Despite gulf in support compared to men, Brazil women's team eyes glory
The 2014 World Cup embittered many of Brazil’s ardent soccer fans. Even rabid football supporters found squandered public expenditures and displacement of poor residents unjustifiable, and recent charges against the head of the Brazilian Football Confederation (CBF), José Maria Marin, confirmed long-standing suspicions of deep corruption of the CBF. Unused stadiums now serve as painful reminders of squandered fortunes as the nation faces its largest political crisis since democratization, combining slow economic growth and financial scandals between the Workers’ Party and the national oil company Petrobras.
In this context, the Brazilian women’s national team is one of the few seemingly clean social institutions. Could it re-energize the country’s “beautiful game?”
The team facing South Korea on June 9 in Montreal has the charisma and talent to do just that, if it can perform well enough for long enough. Historically, the Brazilian squad has been the only South American team that can compete with the world’s elite. It has won six of the seven continental tournaments, finished third and second in the World Cups of 1999 and 2007, and won two silver medals in Olympic competition.
Its success is downright remarkable given how little support it has received from the CBF. Until this year, it had never held a real training camp before a World Cup. The World Cup squad of 1999 practiced once or twice a week, and in 2011 the team arrived in Germany only days before the tournament. This inhibited the team strategically and physically, and it made it impossible for the coaching staff to put together a roster.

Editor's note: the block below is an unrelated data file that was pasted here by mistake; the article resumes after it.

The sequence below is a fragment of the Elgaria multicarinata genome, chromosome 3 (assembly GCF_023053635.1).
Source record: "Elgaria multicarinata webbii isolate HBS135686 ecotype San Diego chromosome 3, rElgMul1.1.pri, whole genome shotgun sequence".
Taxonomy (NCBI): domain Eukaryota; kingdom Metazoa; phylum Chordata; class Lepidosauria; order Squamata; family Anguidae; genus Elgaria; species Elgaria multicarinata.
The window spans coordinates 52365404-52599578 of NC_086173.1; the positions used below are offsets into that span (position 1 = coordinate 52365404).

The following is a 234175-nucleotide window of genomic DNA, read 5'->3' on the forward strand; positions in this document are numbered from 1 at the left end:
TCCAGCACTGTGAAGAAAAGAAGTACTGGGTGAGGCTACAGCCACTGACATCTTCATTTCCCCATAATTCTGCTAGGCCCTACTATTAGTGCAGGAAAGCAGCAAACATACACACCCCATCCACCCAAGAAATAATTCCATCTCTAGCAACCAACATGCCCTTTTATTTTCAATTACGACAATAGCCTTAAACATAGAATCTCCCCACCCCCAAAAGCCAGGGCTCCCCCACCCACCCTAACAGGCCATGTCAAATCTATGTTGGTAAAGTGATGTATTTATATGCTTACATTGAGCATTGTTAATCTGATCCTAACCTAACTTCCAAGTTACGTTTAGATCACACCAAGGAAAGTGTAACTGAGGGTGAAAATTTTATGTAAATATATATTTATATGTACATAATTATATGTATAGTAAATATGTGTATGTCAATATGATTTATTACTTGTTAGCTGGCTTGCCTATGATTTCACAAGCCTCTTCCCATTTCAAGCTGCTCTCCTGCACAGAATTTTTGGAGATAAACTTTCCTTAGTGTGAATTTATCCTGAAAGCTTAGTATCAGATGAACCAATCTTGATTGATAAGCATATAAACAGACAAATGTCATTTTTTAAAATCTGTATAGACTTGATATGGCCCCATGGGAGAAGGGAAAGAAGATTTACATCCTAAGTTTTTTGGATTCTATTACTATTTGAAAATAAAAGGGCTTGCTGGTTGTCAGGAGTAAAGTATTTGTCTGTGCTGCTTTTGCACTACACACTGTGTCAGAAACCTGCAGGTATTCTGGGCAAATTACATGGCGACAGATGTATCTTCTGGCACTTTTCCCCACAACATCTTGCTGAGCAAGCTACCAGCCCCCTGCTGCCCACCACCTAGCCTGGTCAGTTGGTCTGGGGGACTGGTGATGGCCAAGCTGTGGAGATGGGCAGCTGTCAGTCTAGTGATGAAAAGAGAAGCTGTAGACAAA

The team’s new coach Vadão is a puzzling appointment given that he has struggled to produce winning seasons in club soccer. One of the main themes of his coaching vision is the dead ball–important, to be sure, but hardly a source of tremendous inspiration. Still, he has as much on the line as his players, and he seems to have fostered a positive dynamic among the group.
With the gulf in salaries and support, it is easy to imagine an entirely segregated soccer tradition. But that would be a mistake. Just like in samba, which is a constant reference in soccer analysis in Brazil, women play with men all the time, and not just in pickup games. Many of the women on the national team played in youth leagues with mostly male rosters, including Marta. But what they could really use now is some male allies. But even if Neymar wanted to show up in Canada for his fellow Brazilians, he couldn’t. The South American confederation, CONMEBOL, scheduled the men’s continental tournament during the Women’s World Cup.
Due to the scant attention it receives, one can’t say there is a consensus on the chances of the Brazilian women’s team. Some say the Brazilians have little chance of advancing much beyond the group stage. However, SI's Grant Wahl has them reaching the final before ultimately losing to the United States.